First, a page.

Monkey-snapped photos: the grin on the PETA

We’ve previously covered the controversy over whether anyone can properly claim copyright for a selfie photograph snapped by a macaque monkey. On one hand, the photographer who owned the camera and had set up the tripod wished to claim copyright; on the other, it was argued that the photo was properly in the public domain because the act of taking the shot had not been his. Now, in Naruto, a Crested Macaque, by and through his Next Friends, People for the Ethical Treatment of Animals, Inc. and Antje Engelhardt, Ph.D. v. David Slater, “PETA claims that the monkey, who is apparently named Naruto, should be treated as if he were a human artist who had taken the same photo.” [Consumerist, David Post]


  • I vote no copyright. It should not go to the photographer because he did not take the photo. It should not go to the monkey. Monkeys, other primates (with the exceptions of humans), and any other species should not have property rights.

  • In the spirit of equality, how about treating the PETA advocates as simians? How could they object?

  • Do the bacteria, fungi, and viruses that inhabit my shutter release (as I’m sure they do) have some claim to copyright also? How about the ones on PETA’s keyboards?

  • If the monkey has the ability to hold the copyrights, does that mean that the photographer got model releases for the monkey and the other monkeys he spied upon?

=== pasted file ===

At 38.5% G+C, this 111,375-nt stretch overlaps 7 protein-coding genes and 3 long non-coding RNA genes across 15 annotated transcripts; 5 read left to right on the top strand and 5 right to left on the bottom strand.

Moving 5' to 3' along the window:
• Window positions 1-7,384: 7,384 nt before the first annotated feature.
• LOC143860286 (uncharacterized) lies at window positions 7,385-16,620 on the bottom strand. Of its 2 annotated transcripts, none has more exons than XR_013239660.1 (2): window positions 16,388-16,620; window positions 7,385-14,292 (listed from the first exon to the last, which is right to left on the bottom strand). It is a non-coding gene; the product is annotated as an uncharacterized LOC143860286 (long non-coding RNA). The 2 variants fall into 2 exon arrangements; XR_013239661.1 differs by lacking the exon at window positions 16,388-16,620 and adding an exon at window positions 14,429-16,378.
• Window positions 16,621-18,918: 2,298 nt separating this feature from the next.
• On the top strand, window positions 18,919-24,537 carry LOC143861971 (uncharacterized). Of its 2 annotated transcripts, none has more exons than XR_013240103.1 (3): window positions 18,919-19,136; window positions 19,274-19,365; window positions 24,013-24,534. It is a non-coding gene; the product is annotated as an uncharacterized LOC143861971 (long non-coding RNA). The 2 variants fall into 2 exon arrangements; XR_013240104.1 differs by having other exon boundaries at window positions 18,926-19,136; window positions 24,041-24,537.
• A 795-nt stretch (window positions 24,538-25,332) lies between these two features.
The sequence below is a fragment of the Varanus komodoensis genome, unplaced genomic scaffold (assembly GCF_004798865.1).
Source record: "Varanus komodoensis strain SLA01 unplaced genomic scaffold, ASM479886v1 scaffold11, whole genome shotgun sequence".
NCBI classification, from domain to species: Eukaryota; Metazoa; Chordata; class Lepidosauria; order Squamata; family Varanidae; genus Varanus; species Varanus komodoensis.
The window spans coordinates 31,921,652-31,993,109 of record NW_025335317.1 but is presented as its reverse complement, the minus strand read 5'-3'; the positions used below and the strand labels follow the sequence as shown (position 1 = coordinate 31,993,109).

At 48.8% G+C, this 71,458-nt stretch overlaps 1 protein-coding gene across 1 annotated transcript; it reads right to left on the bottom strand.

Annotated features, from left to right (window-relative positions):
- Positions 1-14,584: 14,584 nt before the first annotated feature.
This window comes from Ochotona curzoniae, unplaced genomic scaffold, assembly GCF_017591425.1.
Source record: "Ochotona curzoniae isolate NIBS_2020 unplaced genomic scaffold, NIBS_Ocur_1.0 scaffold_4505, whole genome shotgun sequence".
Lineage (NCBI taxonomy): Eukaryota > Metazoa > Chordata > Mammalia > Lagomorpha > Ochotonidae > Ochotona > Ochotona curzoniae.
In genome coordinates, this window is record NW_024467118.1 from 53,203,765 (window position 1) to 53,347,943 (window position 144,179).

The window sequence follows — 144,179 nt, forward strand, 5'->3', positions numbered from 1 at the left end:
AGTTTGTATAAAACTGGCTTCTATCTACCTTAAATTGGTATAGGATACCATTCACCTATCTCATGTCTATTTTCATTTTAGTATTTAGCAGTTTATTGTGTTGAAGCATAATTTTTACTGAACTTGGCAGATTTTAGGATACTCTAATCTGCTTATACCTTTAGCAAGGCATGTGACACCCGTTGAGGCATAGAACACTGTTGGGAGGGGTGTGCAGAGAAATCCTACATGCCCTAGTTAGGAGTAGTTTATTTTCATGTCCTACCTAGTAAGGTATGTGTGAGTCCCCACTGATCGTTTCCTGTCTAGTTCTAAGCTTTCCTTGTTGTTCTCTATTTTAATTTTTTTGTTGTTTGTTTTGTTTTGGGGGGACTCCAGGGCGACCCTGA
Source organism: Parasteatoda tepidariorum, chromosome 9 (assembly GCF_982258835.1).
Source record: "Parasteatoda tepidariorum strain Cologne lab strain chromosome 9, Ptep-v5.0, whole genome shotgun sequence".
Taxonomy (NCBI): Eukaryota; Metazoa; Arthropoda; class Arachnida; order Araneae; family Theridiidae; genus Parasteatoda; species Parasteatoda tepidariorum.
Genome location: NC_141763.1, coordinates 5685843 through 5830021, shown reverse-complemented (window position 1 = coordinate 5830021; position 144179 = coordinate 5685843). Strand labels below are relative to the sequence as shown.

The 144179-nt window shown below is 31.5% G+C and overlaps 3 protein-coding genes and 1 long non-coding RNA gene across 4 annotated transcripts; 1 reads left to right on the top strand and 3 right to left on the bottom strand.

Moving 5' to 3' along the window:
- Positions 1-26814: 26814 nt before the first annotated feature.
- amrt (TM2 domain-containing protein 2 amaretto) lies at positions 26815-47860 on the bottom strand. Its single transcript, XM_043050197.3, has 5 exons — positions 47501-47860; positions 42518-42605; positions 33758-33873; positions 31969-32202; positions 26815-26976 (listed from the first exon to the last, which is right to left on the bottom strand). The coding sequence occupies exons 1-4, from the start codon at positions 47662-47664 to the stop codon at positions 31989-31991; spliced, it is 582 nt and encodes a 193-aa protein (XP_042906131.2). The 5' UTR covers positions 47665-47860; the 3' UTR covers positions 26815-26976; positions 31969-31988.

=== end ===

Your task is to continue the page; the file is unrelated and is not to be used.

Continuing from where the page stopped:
Finally, just because my dog licks his butt doesn’t mean he has the right to copyright that recipe.

    • “Finally, just because my dog licks his butt doesn’t mean he has the right to copyright that recipe.”

      Well of course he doesn’t have the right to copyright that recipe. After all, that recipe is thousands of years old.

  • If the photographer owns the copyright to his macaque’s photos, is he also liable for trespass and invasion of privacy if his macaque climbs over a garden wall, climbs up a trellis, enters a celebrity’s bedroom, and takes photos of him engaged in intercourse with another celebrity?

    • Bill, it wasn’t his macaque. He was in Indonesia photographing wild macaques. He walked away from the camera for a minute and one of the wild macaques started playing with the camera and ended up taking a selfie.

      If it had been a captive macaque owned by the photographer he might have a stronger case that he owned the copyright.